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Professor proud to be a 'pioneer in developing planetary defense strategies'

By Joe McAdory

Published: Sep 14, 2022 12:00:00 PM

Masatoshi Hirabayashi is co-investigator on the NASA-supported Double Asteroid Redirection Test, which is expected to collide with an asteroid's moon on Sept. 26. Masatoshi Hirabayashi is co-investigator on the NASA-supported Double Asteroid Redirection Test, which is expected to collide with an asteroid's moon on Sept. 26.

Masatoshi Hirabayashi grew up dreaming of becoming an airline pilot. However, a poor eye exam changed his career trajectory.

“I lost my dream, and I didn’t know what I was going to do,” said the assistant professor in aerospace engineering.

How about possibly save the planet?

Hirabayashi is among a team of NASA-supported scientists who will soon analyze if intentionally crashing a human-made object into a celestial object will change its trajectory. NASA’s 1,345-pound Double Asteroid Redirection Test (DART) spacecraft, which launched last November in California, is projected to intentionally collide with Dimorphos – the moon of asteroid Didymos – on Monday, Sept. 26. Neither the Didymos system nor the DART impact on the Didymos system pose any threat to earth, but the asteroid system is a perfect testing location.

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DART launched last November and will impact Dimorphos at roughly 15,000 mph.

“The research is to assess how effective and efficient the kinetic impact would be,” said Hirabayashi, who is a co-investigator on the DART mission team, which is led by the Johns Hopkins University Applied Physics Laboratory (APL) on behalf of NASA. “This mission is at the core of planetary defense. My role is to characterize this efficiency by looking at actual dynamic motion of the asteroid responding to the DART impact.”

Hirabayashi, director of Auburn’s Space Technology Application Research Lab, said impact will occur at roughly 15,000 mph when Dimorphos is closest to the earth (6.8 million miles away). Scientists will observe the impact from the ground via telescopes. “So far, the project is going very well. The spacecraft is healthy and on course,” he added.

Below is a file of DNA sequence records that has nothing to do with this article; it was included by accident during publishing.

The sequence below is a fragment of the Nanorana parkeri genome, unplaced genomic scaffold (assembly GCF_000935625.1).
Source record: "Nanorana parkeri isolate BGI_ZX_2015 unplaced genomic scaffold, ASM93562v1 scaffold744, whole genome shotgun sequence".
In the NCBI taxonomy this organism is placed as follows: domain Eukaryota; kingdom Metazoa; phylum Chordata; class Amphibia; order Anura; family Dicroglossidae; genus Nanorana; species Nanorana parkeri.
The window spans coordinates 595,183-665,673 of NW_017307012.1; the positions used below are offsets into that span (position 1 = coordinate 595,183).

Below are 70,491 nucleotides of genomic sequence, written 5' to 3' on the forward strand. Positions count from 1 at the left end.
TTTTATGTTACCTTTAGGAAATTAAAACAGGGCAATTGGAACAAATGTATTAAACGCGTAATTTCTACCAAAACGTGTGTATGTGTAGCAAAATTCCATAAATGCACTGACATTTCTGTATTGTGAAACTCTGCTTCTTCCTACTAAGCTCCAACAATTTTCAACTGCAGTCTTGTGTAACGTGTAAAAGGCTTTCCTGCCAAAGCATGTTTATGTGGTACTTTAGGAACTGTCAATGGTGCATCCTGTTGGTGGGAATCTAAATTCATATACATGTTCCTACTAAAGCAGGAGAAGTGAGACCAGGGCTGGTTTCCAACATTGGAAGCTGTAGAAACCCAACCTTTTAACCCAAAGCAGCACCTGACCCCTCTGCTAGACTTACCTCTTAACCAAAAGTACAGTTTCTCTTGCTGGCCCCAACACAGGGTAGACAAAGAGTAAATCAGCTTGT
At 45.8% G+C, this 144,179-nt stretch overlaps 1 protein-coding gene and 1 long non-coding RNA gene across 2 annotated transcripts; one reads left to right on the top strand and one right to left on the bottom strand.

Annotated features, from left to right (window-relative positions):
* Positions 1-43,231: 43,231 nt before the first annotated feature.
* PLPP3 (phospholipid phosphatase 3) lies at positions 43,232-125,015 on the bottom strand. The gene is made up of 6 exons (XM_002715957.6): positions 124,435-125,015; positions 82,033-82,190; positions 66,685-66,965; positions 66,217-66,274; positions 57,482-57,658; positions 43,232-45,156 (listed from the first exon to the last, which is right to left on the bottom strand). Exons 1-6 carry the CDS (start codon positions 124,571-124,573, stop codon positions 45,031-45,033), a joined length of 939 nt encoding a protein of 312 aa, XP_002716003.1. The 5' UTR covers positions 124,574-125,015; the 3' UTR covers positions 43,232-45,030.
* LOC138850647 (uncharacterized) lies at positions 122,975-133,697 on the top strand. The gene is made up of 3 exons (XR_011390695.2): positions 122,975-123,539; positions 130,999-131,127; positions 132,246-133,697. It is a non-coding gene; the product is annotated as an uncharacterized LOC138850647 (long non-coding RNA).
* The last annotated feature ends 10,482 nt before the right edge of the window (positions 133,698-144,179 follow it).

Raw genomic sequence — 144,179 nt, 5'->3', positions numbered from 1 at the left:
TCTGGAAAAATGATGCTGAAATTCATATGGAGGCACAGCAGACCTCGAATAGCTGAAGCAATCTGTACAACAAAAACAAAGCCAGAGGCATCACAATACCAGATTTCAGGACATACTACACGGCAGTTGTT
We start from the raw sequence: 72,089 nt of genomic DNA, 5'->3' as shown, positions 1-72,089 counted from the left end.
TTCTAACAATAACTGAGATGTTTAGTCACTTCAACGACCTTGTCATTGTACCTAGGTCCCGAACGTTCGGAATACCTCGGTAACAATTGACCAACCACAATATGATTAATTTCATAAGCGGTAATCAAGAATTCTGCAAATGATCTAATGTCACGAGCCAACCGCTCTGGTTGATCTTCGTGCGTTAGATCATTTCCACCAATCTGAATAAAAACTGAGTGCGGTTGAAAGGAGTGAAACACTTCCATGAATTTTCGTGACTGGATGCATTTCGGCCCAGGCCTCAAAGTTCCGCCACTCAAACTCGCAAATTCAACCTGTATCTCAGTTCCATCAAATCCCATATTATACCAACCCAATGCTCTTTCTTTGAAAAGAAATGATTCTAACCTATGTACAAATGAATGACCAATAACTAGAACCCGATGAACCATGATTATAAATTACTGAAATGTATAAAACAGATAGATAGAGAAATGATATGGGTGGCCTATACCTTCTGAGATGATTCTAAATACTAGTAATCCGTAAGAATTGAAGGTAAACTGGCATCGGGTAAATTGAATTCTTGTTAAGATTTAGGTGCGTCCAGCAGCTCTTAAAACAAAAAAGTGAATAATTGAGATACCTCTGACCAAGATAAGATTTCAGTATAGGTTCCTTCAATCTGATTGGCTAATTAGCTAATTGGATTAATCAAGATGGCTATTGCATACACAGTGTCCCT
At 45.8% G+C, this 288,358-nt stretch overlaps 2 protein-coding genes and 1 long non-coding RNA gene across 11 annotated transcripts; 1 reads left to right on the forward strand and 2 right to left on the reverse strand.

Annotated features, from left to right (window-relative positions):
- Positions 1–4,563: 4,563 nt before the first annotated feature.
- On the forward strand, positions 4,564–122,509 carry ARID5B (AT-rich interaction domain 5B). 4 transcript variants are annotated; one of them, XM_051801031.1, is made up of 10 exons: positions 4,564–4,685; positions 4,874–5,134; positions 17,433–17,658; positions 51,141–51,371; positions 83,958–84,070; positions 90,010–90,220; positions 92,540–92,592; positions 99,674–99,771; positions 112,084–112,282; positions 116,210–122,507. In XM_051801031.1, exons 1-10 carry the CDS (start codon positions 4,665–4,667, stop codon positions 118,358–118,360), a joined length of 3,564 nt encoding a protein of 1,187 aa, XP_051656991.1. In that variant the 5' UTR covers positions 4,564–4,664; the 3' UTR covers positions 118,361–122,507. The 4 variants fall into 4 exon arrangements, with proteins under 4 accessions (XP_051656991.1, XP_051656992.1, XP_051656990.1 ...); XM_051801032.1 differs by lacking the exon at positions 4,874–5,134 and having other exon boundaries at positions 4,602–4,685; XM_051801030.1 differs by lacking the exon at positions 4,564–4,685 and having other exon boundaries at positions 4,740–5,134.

Questions to answer:

  • What behaviors will be observed?
  • How will this impact Dimorphos’ orbital period?
  • What physical properties of the moon will be changed by impact?

The DART team estimates the collision will shorten Dimorphos’ orbital period by several minutes. Telescopic observations after impact are expected to confirm that DART changed its orbital period and reveal by exactly how much.

Why target an orbiting moon, rather than an asteroid itself? Hirabayashi said choosing a binary asteroid target for this demonstration takes advantage of the fact that changes in the smaller asteroid’s orbit around its larger partner can be more easily measured than changes in a single asteroid’s orbit around the sun.

“DART is turning science fiction into science fact and is a testament to NASA’s proactivity and innovation for the benefit of all,” NASA Administrator Bill Nelson said. “In addition to all the ways NASA studies our universe and our home planet, we’re also working to protect that home, and this test will help prove out one viable way to protect our planet from a hazardous asteroid should one ever be discovered that is headed toward Earth.”

After DART’s impact, Hirabayashi’s responsibilities accelerate and continue for a full year.

“I will be working to maximize the outcomes,” said Hirabayashi, who will be at APL in Laurel, Maryland for a month, beginning Sept. 22. “Once we receive data, then we can begin analyzing the data. These studies will provide the perfect foundation for future planetary defense research in the area of asteroid redirection.

“This is very thrilling for me, personally, and is great for Auburn University to be a part of this important mission that could provide data to help play a role in deflecting an asteroid from crashing into the earth. I’m really excited to have been part of the DART team for the past five years. This process has been quite intense and it has been a great opportunity to accumulate a new experience, build relationships, and be part of such an important space exploration mission.”

Would Hirabayashi entertain the opportunity to become an airline pilot if the opportunity presented itself in the future?

“I wanted to be a pilot, and this does not change,” he said. “But this is a great career path. I like being part of space exploration and becoming a pioneer in developing planetary defense strategies.”

Media Contact: Joe McAdory, jem0040@auburn.edu, 334.844.3447

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